But there is more than mere appreciation in his giving asylum to Team Cap and medical aid to Bucky.  Bucky is a victim, as much as T’Chaka was.  While his father is beyond his reach, Bucky is a clear and present case he can help.  He once wanted the Winter Soldier dead for a crime he did not commit.  It is his duty now to see to it that Bucky has a chance to find some measure of peace in this life.

And Team Cap is not a gang of criminals, though the law says they are.  As Charles Dickens wrote, “The law is an ass, and it has never been married.”  It would seem that T’Challa recognizes now the injustice of the Accords.  He understands that the Avengers have done their best to save as many lives in every crisis where they have been present as they can.  However, this does not mean they are able to save everyone, and to blame them for the misfortunes of battle is unreasonable.

Panther is too logical to tolerate the irrational.

This is why, when Cap reminds him that the officials may eventually come for Bucky, T’Challa smiles.  “Let them try,” he replies confidently.  They may come, and if they do, they will find they have bitten off more than they can chew.  Wakanda is as advanced as any First World country, and it is inhabited by very strong warriors.  So if you want to tango with them, go right ahead.  The rest of us will start knitting your burial shroud as you march off to get cut to pieces.

We do not know, as of Civil War, if T’Challa has had to register under the Accords as a superhuman.  I imagine the legal ramifications of forcing the monarch of a sovereign nation to obey international registration laws are more than slightly complicated.  And T’Challa is smart enough to tie the U.N. into legal knots they would be centuries untying.  If they try to put pressure on him, they are going to regret it – big time.

Considering Cap’s statement of “if they find out he’s here,” it does not sound like Team Cap will be living as ex-pats in Wakanda between this film and Infinity War.  Cap said “he,” not “we.”  As I have stated before, they will probably drop in for a visit every now and then, or whenever Bucky is woken up for a new treatment.  T’Challa will most likely be there to meet them when they come, and I suspect that he will be supplying them with money, aid, and tech until Infinity War as well.  He may even call on them to help him out under the radar!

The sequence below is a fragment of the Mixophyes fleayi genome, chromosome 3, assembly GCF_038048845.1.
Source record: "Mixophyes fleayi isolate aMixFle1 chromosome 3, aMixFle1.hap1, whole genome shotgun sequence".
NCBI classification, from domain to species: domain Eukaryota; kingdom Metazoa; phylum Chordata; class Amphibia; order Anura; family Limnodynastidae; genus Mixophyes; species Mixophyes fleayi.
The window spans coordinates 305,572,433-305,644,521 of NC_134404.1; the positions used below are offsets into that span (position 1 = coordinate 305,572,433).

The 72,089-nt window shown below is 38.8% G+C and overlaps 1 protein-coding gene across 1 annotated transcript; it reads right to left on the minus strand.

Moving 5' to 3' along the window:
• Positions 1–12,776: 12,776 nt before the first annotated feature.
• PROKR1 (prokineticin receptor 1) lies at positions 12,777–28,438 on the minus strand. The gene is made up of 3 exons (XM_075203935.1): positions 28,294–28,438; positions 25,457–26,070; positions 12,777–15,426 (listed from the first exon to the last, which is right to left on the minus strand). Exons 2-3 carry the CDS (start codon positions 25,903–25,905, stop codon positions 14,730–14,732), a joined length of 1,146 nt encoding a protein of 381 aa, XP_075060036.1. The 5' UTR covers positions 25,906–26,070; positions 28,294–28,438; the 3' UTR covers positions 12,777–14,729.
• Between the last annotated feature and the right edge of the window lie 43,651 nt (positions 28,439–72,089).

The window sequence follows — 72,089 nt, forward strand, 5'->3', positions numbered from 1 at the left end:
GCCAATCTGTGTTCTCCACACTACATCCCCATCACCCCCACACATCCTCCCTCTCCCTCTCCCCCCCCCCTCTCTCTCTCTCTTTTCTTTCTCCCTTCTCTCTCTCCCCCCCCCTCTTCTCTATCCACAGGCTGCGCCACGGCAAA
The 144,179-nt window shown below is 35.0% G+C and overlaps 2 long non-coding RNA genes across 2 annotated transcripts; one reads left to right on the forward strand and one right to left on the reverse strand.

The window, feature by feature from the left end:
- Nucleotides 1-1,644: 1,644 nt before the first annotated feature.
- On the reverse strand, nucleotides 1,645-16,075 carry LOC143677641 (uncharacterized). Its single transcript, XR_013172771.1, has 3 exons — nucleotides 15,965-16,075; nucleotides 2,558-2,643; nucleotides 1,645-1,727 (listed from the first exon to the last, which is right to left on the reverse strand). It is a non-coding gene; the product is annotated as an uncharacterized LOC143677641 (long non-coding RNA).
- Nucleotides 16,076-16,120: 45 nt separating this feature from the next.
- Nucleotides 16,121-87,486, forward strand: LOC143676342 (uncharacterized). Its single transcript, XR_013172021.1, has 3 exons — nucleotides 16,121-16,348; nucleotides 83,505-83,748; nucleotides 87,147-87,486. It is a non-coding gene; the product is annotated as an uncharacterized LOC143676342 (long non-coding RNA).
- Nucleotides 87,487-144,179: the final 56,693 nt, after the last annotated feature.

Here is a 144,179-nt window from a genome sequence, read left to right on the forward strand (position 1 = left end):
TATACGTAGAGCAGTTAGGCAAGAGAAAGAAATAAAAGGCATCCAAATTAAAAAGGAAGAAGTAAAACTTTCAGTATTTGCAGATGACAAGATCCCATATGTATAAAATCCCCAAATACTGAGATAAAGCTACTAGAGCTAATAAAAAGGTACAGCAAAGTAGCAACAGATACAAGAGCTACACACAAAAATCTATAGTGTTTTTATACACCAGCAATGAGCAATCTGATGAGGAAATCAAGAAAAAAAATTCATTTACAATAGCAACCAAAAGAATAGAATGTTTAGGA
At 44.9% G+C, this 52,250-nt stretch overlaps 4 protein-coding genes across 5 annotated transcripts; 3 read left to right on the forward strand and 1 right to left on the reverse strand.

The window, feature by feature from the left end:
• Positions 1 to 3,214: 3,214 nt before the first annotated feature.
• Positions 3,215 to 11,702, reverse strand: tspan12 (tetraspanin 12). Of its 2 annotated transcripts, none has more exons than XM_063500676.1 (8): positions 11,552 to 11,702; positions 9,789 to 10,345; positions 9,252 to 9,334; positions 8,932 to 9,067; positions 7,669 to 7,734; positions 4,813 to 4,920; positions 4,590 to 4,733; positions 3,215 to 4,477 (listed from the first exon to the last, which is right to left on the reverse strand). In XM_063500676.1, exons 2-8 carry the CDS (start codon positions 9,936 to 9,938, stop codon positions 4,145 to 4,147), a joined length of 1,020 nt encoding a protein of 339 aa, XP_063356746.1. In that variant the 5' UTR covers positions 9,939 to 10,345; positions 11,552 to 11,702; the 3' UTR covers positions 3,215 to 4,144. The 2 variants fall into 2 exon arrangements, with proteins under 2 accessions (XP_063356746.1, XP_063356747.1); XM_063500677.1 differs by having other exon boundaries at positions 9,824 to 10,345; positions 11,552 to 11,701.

It would be nice if we got a glimpse of Team Cap in Wakanda during the Black Panther movie in 2018.  I have my fingers crossed that at least Cap will get to pop in and have a few lines.  Background appearances for the others would be the minimum appeasement for me.

But we will have to wait and see what happens in 2018.   Until then –

Secret Avengers – Assemble!

The Mithril Guardian

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A Review of Marvel’s Captain America: Civil War

Captain America: Civil War Opens to $200.2 Million Overseas

WHA-HOOOOO!!!!!! Readers, Captain America: Civil War has to be one of the absolute BEST Marvel movies ever!!!!

I will attempt to keep the spoilers out of this review, and start my character analysis posts somewhere in the middle of the summer, when more people have had time to see the film. But I will “spoil” one thing here: in the movie, NO AVENGERS DIE!!!  YAY!!!!!!!!!!!!!!!!!

Okay, with the enthusiastic fan victory lap out of the way, we can get to the meat of the matter. Civil War is a movie so action packed it is almost too heavy on the fighting. Almost. The Russos just manage to keep Cap at the center of the whirlwind, despite the number of players within the story.

That being said, Tony probably takes second place to Cap in this tale. His arc is the most painful to watch, since his actions are the primary reason for the major conflicts in the film. Cap’s journey is much less agonizing; not once did he compromise his moral compass, even at the end of the climactic battle in the HYDRA base.